The customer service representatives had to become familiar with parts for remotes spanning 30 years. Each remote reacts with the door differently. Almost all callers can’t find their owners manual, even if they bought the door last year.
Hart says Veritude developed a competency test for all candidates. It gave them instructions to program a new remote. If they couldn’t do it within the allotted time, the interview was over. “This turned out to be a very effective screening tool,” says Hart.
The supplier has rigid guidelines surrounding the requisite background check; it is a stickler for rules regarding financial responsibility. Goldberg says he was worried that rule was too strict, but he supported Veritude’s decision. “At the end of the day, we got better people,” he reports.
The result: Overhead Door was about to open its call center in late February, beating the March 1 drop-dead deadline. An even happier ending: the manufacturer saved $170,000 by not outsourcing to its supplier that month.
How Veritude found call center employees
Hart says the first tranche of candidates is typically the weakest, because the HR supplier is just getting a feel for the perfect candidate. The Veritude team then fine-tunes the selection process. “By the time we get to the third class, our match rate is in the 90 percent range,” says Hart.
Veritude has a recruiting engine based in India and staffers in the United States. The U.S. staff concentrates on finding local candidates, while the Indians handle online searches. Fidelity already had an office in Bangalore, so adding a Veritude team there was easy. The Indians do IT-specific work, says Hart. “They are great at searching MySpace and YouTube.” And the India office makes the job search a 24/7 operation. “When we show up in the morning, they have sourced 20 new people,” he continues.
The supplier researched where different segments of the population look for jobs, according to Diane Shelgren, Executive Vice President, Strategy and Client Development. For example, people over 45 still look to their local newspaper for job listings, while Gen Xers focus on specific Web sites. Veritude uses this information to target personnel searches.
Currently, the manufacturer has 44 full-time slots in its Genie call center (filled by 60 people), down from the 75-100 full-time employees that were answering phones at the former supplier’s call center.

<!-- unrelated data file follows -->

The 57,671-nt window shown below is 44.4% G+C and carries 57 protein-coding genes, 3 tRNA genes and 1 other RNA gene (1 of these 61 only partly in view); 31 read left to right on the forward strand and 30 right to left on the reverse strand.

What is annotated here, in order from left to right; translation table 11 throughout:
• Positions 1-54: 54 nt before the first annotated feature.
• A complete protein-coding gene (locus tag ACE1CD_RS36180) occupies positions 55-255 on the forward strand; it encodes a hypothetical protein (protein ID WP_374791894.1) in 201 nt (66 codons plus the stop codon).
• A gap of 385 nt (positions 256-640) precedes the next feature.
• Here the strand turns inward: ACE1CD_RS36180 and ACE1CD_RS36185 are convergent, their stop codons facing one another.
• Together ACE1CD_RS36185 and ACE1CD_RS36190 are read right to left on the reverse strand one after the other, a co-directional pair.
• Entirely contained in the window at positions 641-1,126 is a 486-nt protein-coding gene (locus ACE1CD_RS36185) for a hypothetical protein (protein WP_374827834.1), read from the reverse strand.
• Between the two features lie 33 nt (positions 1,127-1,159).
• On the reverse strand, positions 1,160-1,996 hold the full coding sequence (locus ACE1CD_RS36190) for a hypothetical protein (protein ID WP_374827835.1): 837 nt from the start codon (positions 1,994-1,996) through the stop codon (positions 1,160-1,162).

Customer satisfaction has gone up as fast as a garage door. The company president “was drowning” in complaints when Overhead Door outsourced its call center. Now it’s drowning in praise. One customer was so excited about getting her garage door opener to work she sent a gift card to the call center employee who helped her.
“Happy customers help our bottom line,” says Goldberg. “We are a quality brand, and we want our customers to have a quality customer experience.”
Good customer service has another strategic benefit. If Genie introduces a new product and there is a problem, the company will be able to spot it faster by measuring the number of complaints coming into the call center. “We can get the information to the engineering department faster,” Goldberg explains.
The current retention rate is high for call center work: 98 percent. “That is amazing,” says Goldberg.
Service levels have improved markedly. Today the average call time is 30 seconds, down from 4.5 minutes. The call abandonment rate was 15 percent–“unacceptable,” according to Hart. Today it’s just 2.6 percent.
Employees will say treats are another benefit of outsourcing. On occasion Veritude employees, including the Veritude CEO, show up with a portable oven and bake cookies for the call center staff. The entire headquarters, including the CEO, end up enjoying the sugar rush.
Today, Goldberg still uses Veritude to fill seats in his call center. For example, the company promoted five people since the center opened. Two of those people found jobs in other departments. “The company has started to recognize we hire good talent. We are becoming a labor pool. I hate to lose good people. But if I have to lose them to someone, I’m glad it’s Overhead Door!” he says.
Currently the manufacture is building a new, much larger call center in its headquarters. Genie is a small part of its business. Now it wants to add more product lines to the call center’s roster. Veritude will fill those seats, too.
“We solve business problems,” says Bob Lopes, Veritude’s President and CEO. “We come up with solutions that have impact.”
Lessons from the Outsourcing Journal:
- Outsourcing relationships are successful when the parties take a partnering approach. Buyers truly appreciate when the supplier helps them solve problems that are not in scope.
- Knowing what to outsource is important. For Overhead Door, outsourcing the call center was the wrong decision. Outsourcing the recruitment was a great call.
- Suppliers who listen to their buyers’ needs are able to solve business problems faster. Veritude was able to staff the call center quickly because it knew exactly what the manufacturer needed.
- Having an Indian office allows the RPO supplier to have a 24/7 operation. It also allows its recruiters to do what they do best: some search the Internet while others are local experts.
About the Author: Ben Trowbridge is an accomplished Outsourcing Consultant with extensive experience in outsourcing and managed services. As a former EY Partner and CEO of Alsbridge, he built successful practices in Transformational Outsourcing, BPO, Cybersecurity assessment, IT Outsourcing, and Cybersecurity Sourcing. Throughout his career, Ben has advised a broad range of clients on outsourcing and global business services strategy and transactions. As the current CEO of the Outsourcing Center, he provides invaluable insights and guidance to buyers and managed services executives. Contact him at [email protected].